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Palladium: How low can it go?

10 November 2023

Palladium: How low can it go?


On Thursday this week, the price of palladium passed through $1,000/oz for the first time since September 2018. Substitution for platinum in autocatalysts and a less-than-rosy outlook for 2024 autocatalyst demand has contributed to palladium’s ongoing 18-month bear market.

The palladium price has been in decline since March 2022 after reaching a record intraday high of $3,420/oz following the invasion of Ukraine and worries that Russian supply would be cut. Sanctions and official embargos on Russian palladium never materialised, and the geopolitical risk premium subsided. As of Friday, the palladium price is trading below $1,000/oz on the spot market, meanwhile platinum is also testing year-to-date lows at $850/oz. The PGM basket price has fallen further as a result, and more of the PGM producers’ production will feel the pressure on margins and profitability. Against a global recessionary backdrop, near-term support may be technical rather than fundamental, as the price is now oversold.


Beresford Clarke

Managing Director: Technical and Research

SFA's views:


1. Automotive purchasing isn’t firing on all cylinders

    • OEMs built up precautionary inventories following Russia’s invasion of Ukraine and the power supply problems in South Africa. As a result of lower perceived risks some OEMs are running down their inventories to more normal levels and have had little need to enter the spot market to fulfil PGM procurement needs.

    • Automotive demand is forecast to make up 80% of total palladium demand in 2023, equal to 8.19 moz. SFA forecasts that palladium autocatalyst demand will fall next year to below 8 moz.

    • Market share of tri-metal gasoline autocatalysts is increasing, thus reducing average palladium loadings in new light vehicle sales. Despite sluggish growth in the last quarter, the market share of BEVs is still gaining ground, to the detriment of palladium demand, and recession risk is still elevated in the US and Europe.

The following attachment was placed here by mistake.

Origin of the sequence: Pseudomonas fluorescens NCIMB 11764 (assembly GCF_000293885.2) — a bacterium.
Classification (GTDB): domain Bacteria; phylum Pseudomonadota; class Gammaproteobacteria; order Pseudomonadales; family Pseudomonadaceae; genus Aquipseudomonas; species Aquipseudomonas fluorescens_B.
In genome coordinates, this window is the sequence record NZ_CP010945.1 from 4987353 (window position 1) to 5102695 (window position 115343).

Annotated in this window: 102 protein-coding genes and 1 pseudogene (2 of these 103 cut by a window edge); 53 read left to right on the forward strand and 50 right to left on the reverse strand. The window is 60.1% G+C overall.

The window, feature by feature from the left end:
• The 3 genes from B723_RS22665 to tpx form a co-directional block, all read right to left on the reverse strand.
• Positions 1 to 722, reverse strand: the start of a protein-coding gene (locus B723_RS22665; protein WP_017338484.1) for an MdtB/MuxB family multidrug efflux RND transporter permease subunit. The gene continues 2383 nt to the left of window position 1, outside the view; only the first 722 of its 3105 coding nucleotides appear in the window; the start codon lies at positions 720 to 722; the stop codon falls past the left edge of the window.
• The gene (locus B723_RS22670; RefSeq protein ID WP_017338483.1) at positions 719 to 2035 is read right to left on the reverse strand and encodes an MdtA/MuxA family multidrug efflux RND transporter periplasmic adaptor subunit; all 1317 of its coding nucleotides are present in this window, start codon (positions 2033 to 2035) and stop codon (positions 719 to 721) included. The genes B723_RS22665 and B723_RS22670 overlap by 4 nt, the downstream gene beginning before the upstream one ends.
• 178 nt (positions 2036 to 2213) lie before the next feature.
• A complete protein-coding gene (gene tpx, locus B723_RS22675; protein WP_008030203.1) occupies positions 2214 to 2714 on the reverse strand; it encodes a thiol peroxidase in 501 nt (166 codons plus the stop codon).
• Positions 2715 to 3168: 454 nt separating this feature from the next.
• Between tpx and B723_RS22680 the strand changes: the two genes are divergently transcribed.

Figure 1: Cash costs per equivalent Pd oz, CY2023E

Source: SFA (Oxford), Bloomberg. Note: TCC = total cash costs, SIB = stay in business costs

Source: SFA (Oxford), Bloomberg. Note: TCC = total cash costs, SIB = stay in business costs

Figure 2: Regional PGM basket prices

Source: SFA (Oxford), Bloomberg

Source: SFA (Oxford), Bloomberg

2. Fourth-quartile PGM mines are now loss making at spot prices

    • The dramatic decline of Pd and Rh prices have led to the South African PGM basket price falling by >40% Palladium-rich operations in N. America are most at risk of closure in ’24-’25. The top quartile of producing shafts is already underwater. (Fig. 1).

    • Production cuts as a result of the sharp reduction in prices (Fig. 2) will take time to materialise but would deepen platinum deficits faster and reduce surpluses in palladium and rhodium from ’25 onwards.


3. History suggests further downside

    • Based on previous palladium price spikes, the palladium price may have further to Bear markets beginning in 2001 and 2008 saw declines of 87% and 72% respectively. This equates to $392/oz (Fig. 3) and $843/oz as the low point.

    • The palladium price is oversold and there is a potential support level at $900/oz.

    • Speculative positions in palladium futures are very net short, leaving the metal open to a short covering rally.

Figure 3: Palladium price (indexed on peak price)

Source: SFA (Oxford), Bloomberg

Source: SFA (Oxford), Bloomberg

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Managing Director: Technical & Research

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